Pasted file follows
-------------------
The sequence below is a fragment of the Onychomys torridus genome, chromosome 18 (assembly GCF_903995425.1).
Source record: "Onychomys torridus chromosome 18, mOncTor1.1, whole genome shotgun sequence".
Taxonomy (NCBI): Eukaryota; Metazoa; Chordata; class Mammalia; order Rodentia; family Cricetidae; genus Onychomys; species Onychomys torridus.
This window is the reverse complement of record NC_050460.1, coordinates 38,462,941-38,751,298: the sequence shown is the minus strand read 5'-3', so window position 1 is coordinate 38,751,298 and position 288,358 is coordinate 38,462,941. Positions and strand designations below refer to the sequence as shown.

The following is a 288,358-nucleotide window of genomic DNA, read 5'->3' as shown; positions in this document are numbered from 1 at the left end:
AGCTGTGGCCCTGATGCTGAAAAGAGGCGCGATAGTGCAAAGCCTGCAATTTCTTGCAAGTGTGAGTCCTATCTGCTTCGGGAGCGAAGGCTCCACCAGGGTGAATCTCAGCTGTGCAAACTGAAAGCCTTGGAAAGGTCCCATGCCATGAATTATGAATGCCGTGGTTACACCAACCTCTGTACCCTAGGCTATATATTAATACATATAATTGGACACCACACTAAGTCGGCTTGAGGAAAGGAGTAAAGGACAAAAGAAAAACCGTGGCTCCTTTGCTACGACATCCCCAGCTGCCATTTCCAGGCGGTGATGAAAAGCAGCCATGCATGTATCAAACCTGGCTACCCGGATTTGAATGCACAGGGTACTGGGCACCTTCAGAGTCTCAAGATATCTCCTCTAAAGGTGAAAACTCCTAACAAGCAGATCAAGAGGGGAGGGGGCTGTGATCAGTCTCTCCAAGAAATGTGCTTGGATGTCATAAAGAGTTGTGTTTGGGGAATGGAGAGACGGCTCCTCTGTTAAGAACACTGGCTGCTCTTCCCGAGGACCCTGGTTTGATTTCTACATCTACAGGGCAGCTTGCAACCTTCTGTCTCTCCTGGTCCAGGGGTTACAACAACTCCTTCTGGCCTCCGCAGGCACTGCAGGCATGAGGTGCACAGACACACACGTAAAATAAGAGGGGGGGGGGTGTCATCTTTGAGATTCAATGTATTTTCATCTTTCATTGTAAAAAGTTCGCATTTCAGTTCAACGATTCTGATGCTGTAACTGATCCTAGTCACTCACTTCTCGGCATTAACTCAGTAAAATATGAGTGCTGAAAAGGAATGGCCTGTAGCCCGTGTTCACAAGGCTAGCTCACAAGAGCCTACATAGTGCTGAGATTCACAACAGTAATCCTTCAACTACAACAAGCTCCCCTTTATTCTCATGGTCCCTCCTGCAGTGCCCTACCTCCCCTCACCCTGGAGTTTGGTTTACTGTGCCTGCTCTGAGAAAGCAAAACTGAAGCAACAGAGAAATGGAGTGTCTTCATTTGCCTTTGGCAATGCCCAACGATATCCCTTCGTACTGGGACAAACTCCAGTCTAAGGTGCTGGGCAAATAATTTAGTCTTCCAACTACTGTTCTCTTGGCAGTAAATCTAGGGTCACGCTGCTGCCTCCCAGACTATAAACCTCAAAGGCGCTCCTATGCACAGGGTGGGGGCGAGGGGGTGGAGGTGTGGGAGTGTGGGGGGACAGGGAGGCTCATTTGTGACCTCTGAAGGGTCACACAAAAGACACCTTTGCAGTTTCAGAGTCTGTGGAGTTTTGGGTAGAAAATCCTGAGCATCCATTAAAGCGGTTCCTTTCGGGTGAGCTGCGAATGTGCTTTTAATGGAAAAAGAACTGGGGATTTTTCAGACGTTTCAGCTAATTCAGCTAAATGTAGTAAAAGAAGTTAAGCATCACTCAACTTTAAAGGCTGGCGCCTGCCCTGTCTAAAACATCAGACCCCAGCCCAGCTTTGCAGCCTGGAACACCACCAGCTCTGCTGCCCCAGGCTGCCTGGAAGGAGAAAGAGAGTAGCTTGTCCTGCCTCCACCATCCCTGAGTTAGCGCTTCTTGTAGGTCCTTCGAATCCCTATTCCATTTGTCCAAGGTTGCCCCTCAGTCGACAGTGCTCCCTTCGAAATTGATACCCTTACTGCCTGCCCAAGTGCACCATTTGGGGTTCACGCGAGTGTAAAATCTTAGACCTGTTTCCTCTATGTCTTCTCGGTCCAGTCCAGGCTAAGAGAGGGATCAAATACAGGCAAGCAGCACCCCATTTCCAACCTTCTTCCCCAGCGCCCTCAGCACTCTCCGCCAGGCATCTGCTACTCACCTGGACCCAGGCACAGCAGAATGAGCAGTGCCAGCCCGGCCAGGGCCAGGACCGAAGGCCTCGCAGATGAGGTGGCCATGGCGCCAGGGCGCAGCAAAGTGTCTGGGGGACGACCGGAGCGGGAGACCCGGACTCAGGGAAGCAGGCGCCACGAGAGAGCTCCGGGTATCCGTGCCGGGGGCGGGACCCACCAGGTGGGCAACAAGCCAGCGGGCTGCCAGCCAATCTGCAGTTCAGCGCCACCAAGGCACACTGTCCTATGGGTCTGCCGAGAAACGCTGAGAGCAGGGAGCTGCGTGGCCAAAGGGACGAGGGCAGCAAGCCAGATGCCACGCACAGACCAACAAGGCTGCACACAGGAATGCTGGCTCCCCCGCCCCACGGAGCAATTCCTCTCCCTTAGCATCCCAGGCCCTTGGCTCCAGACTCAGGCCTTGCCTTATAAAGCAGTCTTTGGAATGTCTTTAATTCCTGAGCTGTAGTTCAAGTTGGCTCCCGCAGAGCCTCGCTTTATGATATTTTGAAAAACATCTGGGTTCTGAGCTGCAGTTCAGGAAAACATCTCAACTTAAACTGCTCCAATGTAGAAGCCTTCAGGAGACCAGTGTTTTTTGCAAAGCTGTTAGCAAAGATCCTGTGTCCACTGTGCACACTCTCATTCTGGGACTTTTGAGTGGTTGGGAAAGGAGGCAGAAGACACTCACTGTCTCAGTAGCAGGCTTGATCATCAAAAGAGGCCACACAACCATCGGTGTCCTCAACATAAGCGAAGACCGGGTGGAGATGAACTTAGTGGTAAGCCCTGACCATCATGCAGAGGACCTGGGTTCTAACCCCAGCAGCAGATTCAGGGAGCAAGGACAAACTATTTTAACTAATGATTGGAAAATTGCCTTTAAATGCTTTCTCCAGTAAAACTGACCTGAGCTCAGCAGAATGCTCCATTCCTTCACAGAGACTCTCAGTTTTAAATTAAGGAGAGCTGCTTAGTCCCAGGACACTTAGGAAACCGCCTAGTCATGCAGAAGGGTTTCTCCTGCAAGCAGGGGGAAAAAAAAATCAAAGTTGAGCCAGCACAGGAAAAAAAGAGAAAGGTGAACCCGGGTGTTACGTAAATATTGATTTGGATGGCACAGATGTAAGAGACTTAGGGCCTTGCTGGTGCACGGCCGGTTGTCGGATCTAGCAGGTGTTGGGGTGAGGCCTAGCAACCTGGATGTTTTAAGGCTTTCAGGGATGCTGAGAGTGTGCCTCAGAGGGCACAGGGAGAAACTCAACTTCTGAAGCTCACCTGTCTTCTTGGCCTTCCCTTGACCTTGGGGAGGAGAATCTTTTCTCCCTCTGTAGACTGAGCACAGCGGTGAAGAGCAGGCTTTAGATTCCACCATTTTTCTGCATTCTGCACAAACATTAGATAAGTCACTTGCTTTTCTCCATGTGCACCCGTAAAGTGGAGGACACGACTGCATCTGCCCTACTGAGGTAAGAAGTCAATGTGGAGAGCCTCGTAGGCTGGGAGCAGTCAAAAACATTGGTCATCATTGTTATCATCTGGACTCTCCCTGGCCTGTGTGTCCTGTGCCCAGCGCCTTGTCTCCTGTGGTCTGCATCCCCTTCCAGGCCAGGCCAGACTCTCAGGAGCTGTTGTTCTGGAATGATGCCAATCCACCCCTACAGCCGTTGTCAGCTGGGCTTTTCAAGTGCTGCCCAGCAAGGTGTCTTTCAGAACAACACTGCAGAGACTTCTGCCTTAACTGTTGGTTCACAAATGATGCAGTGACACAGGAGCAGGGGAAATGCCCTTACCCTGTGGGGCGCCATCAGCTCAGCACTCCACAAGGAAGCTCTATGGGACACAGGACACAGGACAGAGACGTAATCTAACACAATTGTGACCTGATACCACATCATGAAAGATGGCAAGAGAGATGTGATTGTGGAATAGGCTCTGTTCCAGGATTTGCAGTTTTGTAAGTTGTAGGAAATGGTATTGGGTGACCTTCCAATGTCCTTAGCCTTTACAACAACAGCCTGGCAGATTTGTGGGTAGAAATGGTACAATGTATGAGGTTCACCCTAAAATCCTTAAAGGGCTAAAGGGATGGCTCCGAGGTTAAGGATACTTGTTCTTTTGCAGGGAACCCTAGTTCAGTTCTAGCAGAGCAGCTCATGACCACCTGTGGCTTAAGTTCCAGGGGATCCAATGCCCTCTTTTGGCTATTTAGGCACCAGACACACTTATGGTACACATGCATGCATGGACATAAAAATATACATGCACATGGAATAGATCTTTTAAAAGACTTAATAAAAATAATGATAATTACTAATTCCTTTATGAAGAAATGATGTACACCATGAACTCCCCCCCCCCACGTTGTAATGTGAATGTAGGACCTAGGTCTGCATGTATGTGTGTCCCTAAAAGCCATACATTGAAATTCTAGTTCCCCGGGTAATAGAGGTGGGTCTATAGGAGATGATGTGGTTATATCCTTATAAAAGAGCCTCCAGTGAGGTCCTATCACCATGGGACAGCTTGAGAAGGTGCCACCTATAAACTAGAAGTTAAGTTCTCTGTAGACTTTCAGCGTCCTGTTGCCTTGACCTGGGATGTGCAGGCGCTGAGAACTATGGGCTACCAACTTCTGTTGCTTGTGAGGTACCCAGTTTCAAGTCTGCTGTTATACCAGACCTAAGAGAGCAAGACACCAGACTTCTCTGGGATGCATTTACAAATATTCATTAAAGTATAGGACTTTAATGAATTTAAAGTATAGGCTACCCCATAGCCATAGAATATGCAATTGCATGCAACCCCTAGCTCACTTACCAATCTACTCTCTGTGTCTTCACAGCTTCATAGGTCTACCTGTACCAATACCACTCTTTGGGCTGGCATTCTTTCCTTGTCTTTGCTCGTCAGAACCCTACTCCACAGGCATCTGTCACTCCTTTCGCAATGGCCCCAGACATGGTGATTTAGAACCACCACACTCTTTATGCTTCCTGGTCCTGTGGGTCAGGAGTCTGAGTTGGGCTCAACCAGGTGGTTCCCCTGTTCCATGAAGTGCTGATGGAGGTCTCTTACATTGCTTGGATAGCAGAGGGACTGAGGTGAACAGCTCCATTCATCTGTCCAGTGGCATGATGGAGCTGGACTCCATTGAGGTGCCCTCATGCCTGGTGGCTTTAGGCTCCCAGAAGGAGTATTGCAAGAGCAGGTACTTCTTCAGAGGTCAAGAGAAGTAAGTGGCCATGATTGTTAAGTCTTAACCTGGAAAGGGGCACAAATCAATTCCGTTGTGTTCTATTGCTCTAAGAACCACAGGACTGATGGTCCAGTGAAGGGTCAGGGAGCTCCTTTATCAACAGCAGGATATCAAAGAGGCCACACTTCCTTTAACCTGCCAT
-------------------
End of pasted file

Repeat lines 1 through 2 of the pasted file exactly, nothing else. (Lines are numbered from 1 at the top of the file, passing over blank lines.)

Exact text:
The sequence below is a fragment of the Onychomys torridus genome, chromosome 18 (assembly GCF_903995425.1).
Source record: "Onychomys torridus chromosome 18, mOncTor1.1, whole genome shotgun sequence".